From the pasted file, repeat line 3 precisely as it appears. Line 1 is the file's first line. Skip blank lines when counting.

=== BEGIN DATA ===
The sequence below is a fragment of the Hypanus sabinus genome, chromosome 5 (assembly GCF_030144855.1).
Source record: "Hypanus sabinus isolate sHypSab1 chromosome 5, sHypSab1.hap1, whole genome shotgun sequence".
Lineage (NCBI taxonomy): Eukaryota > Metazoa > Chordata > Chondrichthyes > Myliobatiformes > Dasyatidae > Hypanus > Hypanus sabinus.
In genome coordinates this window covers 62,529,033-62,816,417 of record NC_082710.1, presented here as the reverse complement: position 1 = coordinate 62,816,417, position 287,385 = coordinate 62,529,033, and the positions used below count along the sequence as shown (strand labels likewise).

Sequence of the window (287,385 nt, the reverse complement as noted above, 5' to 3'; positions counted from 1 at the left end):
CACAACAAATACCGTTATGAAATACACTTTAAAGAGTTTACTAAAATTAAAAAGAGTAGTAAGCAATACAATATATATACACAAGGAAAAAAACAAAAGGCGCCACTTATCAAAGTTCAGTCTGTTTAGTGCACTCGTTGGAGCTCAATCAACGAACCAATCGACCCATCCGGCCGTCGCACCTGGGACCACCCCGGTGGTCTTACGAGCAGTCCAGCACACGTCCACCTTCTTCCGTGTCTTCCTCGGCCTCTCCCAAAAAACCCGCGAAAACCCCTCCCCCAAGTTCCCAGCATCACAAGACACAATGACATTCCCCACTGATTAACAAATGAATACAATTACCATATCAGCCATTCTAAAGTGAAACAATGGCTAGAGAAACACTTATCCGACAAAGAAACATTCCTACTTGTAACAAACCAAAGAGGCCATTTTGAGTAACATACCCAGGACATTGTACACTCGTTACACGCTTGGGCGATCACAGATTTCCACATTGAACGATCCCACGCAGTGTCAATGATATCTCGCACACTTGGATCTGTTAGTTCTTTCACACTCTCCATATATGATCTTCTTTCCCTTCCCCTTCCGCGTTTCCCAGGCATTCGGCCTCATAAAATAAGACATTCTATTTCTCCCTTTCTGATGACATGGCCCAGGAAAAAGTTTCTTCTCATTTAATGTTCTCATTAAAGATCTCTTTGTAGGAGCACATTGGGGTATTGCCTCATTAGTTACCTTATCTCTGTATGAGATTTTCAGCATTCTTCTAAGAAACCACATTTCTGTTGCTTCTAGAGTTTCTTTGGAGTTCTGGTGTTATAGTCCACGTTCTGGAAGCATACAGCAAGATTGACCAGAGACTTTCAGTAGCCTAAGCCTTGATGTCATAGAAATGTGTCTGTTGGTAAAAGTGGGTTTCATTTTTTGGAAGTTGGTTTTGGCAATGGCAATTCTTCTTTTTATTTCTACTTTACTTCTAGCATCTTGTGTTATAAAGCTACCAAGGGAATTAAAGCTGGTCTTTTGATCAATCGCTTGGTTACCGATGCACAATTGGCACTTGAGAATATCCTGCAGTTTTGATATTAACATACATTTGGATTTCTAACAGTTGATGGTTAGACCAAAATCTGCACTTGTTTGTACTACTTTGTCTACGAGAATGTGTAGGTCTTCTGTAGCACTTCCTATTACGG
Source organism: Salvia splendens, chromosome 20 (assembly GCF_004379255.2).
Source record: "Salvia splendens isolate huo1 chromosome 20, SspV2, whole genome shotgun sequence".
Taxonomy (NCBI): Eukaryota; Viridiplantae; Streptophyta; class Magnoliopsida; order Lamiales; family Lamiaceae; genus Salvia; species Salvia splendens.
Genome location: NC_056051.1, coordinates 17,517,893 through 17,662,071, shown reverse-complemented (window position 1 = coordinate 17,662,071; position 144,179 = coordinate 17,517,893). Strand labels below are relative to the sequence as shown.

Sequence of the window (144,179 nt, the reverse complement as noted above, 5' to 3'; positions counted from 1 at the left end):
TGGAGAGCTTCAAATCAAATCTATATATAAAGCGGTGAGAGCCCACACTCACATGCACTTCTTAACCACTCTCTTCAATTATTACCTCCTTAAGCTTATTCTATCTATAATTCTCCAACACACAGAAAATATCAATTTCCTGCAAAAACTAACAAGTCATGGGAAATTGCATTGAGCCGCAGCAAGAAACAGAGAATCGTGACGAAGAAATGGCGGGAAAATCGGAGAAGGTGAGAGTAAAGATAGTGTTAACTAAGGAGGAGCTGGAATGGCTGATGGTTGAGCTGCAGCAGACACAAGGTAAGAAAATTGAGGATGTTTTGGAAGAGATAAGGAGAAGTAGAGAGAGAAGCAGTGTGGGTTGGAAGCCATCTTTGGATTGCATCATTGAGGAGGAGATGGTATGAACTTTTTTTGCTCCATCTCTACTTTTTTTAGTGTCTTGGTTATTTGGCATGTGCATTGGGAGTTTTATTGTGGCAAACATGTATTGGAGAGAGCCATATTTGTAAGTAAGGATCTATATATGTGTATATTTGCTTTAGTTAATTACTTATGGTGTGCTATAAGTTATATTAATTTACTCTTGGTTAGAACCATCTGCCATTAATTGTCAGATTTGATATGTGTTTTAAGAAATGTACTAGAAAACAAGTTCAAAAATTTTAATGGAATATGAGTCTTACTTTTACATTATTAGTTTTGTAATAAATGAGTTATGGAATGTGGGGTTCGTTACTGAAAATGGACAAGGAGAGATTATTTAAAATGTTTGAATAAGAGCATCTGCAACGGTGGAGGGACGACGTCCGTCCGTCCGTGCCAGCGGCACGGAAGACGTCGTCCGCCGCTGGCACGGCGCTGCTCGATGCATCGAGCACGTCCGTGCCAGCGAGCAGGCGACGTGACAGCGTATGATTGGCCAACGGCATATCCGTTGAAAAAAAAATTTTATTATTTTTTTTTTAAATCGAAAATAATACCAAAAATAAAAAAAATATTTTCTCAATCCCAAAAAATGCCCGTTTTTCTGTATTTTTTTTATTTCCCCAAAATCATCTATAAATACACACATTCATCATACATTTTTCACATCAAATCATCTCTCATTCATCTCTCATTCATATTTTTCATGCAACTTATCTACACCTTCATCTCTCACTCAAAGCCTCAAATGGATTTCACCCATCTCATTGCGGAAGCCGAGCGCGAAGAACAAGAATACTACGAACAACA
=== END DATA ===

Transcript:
Lineage (NCBI taxonomy): Eukaryota > Metazoa > Chordata > Chondrichthyes > Myliobatiformes > Dasyatidae > Hypanus > Hypanus sabinus.